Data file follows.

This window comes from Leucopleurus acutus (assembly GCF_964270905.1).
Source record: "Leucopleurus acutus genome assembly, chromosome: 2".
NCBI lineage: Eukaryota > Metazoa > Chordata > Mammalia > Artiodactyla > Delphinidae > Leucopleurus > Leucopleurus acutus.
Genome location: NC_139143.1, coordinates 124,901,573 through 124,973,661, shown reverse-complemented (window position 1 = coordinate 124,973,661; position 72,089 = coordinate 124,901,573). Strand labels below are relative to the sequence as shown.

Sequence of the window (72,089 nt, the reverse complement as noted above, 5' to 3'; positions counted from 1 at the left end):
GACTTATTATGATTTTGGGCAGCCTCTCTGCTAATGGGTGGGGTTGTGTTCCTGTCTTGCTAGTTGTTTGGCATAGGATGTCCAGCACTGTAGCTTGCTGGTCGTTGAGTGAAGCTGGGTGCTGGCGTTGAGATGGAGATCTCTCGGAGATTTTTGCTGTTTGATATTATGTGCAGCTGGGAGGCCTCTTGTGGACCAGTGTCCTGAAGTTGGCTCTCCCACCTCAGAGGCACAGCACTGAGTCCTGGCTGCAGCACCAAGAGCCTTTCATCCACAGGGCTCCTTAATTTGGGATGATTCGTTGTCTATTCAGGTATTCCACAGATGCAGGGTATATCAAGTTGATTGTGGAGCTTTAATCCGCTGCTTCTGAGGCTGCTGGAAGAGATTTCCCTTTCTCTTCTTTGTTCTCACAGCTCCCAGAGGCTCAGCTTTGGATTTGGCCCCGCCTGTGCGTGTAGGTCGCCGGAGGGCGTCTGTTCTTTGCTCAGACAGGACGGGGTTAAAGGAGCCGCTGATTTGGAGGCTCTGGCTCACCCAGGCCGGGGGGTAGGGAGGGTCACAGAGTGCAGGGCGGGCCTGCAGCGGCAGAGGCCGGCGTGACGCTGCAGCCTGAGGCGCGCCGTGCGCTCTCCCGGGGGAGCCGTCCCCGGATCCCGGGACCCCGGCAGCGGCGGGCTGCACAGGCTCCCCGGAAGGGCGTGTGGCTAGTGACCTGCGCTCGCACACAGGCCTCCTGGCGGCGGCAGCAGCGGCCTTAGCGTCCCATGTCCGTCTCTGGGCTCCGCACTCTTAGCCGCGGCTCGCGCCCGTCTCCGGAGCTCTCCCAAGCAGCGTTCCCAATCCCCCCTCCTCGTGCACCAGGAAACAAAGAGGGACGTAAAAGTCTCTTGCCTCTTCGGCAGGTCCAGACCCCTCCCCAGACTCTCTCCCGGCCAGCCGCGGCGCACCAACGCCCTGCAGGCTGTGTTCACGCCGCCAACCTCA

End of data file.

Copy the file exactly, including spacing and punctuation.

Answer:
This window comes from Leucopleurus acutus (assembly GCF_964270905.1).
Source record: "Leucopleurus acutus genome assembly, chromosome: 2".
NCBI lineage: Eukaryota > Metazoa > Chordata > Mammalia > Artiodactyla > Delphinidae > Leucopleurus > Leucopleurus acutus.
Genome location: NC_139143.1, coordinates 124,901,573 through 124,973,661, shown reverse-complemented (window position 1 = coordinate 124,973,661; position 72,089 = coordinate 124,901,573). Strand labels below are relative to the sequence as shown.

Sequence of the window (72,089 nt, the reverse complement as noted above, 5' to 3'; positions counted from 1 at the left end):
GACTTATTATGATTTTGGGCAGCCTCTCTGCTAATGGGTGGGGTTGTGTTCCTGTCTTGCTAGTTGTTTGGCATAGGATGTCCAGCACTGTAGCTTGCTGGTCGTTGAGTGAAGCTGGGTGCTGGCGTTGAGATGGAGATCTCTCGGAGATTTTTGCTGTTTGATATTATGTGCAGCTGGGAGGCCTCTTGTGGACCAGTGTCCTGAAGTTGGCTCTCCCACCTCAGAGGCACAGCACTGAGTCCTGGCTGCAGCACCAAGAGCCTTTCATCCACAGGGCTCCTTAATTTGGGATGATTCGTTGTCTATTCAGGTATTCCACAGATGCAGGGTATATCAAGTTGATTGTGGAGCTTTAATCCGCTGCTTCTGAGGCTGCTGGAAGAGATTTCCCTTTCTCTTCTTTGTTCTCACAGCTCCCAGAGGCTCAGCTTTGGATTTGGCCCCGCCTGTGCGTGTAGGTCGCCGGAGGGCGTCTGTTCTTTGCTCAGACAGGACGGGGTTAAAGGAGCCGCTGATTTGGAGGCTCTGGCTCACCCAGGCCGGGGGGTAGGGAGGGTCACAGAGTGCAGGGCGGGCCTGCAGCGGCAGAGGCCGGCGTGACGCTGCAGCCTGAGGCGCGCCGTGCGCTCTCCCGGGGGAGCCGTCCCCGGATCCCGGGACCCCGGCAGCGGCGGGCTGCACAGGCTCCCCGGAAGGGCGTGTGGCTAGTGACCTGCGCTCGCACACAGGCCTCCTGGCGGCGGCAGCAGCGGCCTTAGCGTCCCATGTCCGTCTCTGGGCTCCGCACTCTTAGCCGCGGCTCGCGCCCGTCTCCGGAGCTCTCCCAAGCAGCGTTCCCAATCCCCCCTCCTCGTGCACCAGGAAACAAAGAGGGACGTAAAAGTCTCTTGCCTCTTCGGCAGGTCCAGACCCCTCCCCAGACTCTCTCCCGGCCAGCCGCGGCGCACCAACGCCCTGCAGGCTGTGTTCACGCCGCCAACCTCA